March 31, 2012
All wine sales are local. If you’re a small brand, at least.
While I don’t have any hard data, I imagine that well over 95% of our wines are sold because that wine lover has been to our tasting rooms, or had the wine because it was recommended by a friend or a trusted wine reviewer/sommelier/wine shop owner.
There are just too many wines out there (tens of thousands of labels) for Lineage or La Rochelle to be picked up randomly. So, if someone passionate about bordeaux-varietal blends has Lineage in Chicago, there is a web of very intimate, local connections that got that very rare wine to them. And the idea that there are little well-springs of enthusiasm for and knowledge of the Steven Kent Portfolio wines springing up around the country is really a very cool thing.
Just over a year ago I met a very enthusiastic guy named Eric Bava at the Pinot Days tasting in San Francisco. Eric liked the wines quite a lot and wanted to represent them in Chicago where he, and his business partner, Anthoy Vula, were in the process of starting their own distributorship. After months of bureaucratic rigamarole, our relationship with Vine-o Distributing Company was born.
Last November, I flew out to Chicago to pour at the Pinot Days tasting there, and to work the market with the Vine-o guys for a couple of days. I met some great restaurateurs who were very enthusiastic about the portfolio of wines. Eric and Anthony followed up with them, and now we have a growing group of Steven Kent Portfolio fans in the Windy City.
If you are visiting or have friends there, you can find the wines at:
March 27, 2012
In the tumult of or our daily lives…wines to sell, weather to worry over…it’s nice to know that sometimes joy is as simple as wriggling in the grass.
March 16, 2012
This past week saw a great deal of activity around the Winery. We launched a new version of the Lineage website and a brand new site that overarches all of our brands: Steven Kent Portfolio. Please tell us what you think!
We saw bud break in our Home Ranch Sangiovese and Ghielmetti Estate Petite Sirah and Grenache.
We recently released one of my personal favorites: La Rochelle 2011 Pinot Noir Rosé. Made from 100% Pinot Noir from the Santa Lucia Highlands, this bone-dry wine is the perfect accompaniment to great conversation, charcuterie, picnics, etc.
Our Sales Manager, Gregory Peebles, Director of Retail
Sales, Tracey Hoff, and I had the pleasure of meeting for a post-mortem drink at Manresa Restaurant in Los Gatos. A 2-star Michelin restaurant owned by David Kinch…this place is one of my inspirations. I want to be as great as they are! If you truly love food, this is a must-eat stop (they are using our La Rochelle Pinot Meunier to pair with Chef’s Abalone dish on the tasting menu).
Several new restaurants are now offering our wines including the Epic Roast House in San Francisco, the San Clemente Wine Co., in San Clemente, and the Prince of Wine in Alpine. We are honored to be part of their wine programs.
On the winemaking front, I am “hard” at work making the 2010 Lineage. This past week, I have been tasting through every barrel of Cabernet Franc and Merlot I made this vintage. The goal – in this part of the process – is to choose THE best barrel(s) of each variety for inclusion. The wonderful complications arise when mock blends indicate that the “best” barrel didn’t work as well as the second or third-best. This process is can take a long time. When you are trying to make one of the world’s iconic wines, though, it takes as long as it takes. Click here for a short video on Cabernet Franc.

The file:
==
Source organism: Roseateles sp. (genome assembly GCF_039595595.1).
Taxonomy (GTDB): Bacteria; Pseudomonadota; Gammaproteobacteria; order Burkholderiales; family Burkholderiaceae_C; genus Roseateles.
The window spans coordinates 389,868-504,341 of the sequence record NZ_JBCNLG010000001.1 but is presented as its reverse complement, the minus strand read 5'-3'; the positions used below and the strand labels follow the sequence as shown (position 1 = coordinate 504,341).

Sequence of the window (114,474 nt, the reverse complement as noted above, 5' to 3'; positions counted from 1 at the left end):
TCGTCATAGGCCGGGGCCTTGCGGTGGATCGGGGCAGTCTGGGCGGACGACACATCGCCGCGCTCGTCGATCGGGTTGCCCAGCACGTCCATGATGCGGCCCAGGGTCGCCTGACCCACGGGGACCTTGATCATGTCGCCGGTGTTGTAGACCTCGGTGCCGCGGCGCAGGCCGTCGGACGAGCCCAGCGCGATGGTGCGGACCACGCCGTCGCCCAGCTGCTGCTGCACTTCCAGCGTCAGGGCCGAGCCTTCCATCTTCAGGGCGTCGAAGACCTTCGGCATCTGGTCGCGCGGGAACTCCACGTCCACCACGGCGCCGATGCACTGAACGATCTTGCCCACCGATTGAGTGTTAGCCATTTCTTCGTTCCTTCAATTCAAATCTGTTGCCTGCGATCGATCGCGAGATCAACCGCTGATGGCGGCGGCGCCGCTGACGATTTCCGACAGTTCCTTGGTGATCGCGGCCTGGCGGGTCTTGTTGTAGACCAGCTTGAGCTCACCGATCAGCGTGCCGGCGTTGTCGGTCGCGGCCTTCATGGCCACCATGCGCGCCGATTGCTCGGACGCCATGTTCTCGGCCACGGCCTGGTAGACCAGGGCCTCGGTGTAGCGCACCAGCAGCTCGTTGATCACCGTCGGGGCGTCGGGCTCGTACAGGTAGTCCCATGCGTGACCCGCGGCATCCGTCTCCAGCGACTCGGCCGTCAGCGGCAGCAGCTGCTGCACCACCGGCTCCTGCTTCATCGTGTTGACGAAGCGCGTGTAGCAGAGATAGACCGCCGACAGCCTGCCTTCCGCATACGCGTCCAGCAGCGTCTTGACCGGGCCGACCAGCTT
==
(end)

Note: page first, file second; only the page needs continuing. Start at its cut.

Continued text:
March 8, 2012
It would be different if the Livermore Valley appellation didn’t promise such potential.
If our Valley weren’t oriented the way it is — to the cooling mouth of San Francisco Bay — and if it didn’t have such an ideal diurnal temperature range, and a wealth of different soil types and micro-climates; the early history of excellence (the first International gold medal for a California wine was awarded to a Livermore wine, and in the 1880s more acreage was planted to Bordeaux varieties than Napa), and a core group of vintners intent on pushing the envelope of quality, you could forgive the lack of attention the Valley gets from the critic and high-end wine consumer. But it does…and you can’t. Or you shouldn’t, and neither should any of the producers here in the appellation.
There is too much quality inherent in the land and weather and history here to settle for producing less than terrific wine. For any number of original motivations, the winemakers who are in the Livermore Valley have been called here. But that is not enough; the Livermore Valley makes demands and it is up to us to step up and answer them. And while much has improved on the wine-quality front in recent years, everyone making wine here needs to do a better job if we are to be taken seriously by the larger world.
There isn’t always a precipitous event (like the Paris Tasting) that thrusts a place into the limelight. Much more often than not, it is the steady and quiet accretion of quality that eventually tips over past notions, and — in the words of my father — 20 years later you’re an overnight success.
Not to put too fine a point on it…that’s your daddy’s paradigm. Information moves too quickly these days and focus is lost easily as new opportunities for wine consumers are offered, seemingly, on a daily basis, and new appellations come to the fore.
If the Livermore Valley is going to ascend to a level it should, the heavy work needs to be done now and needs to be done constantly. This is a call to arms!
It may be cute to be second place, but it sure ain’t pretty.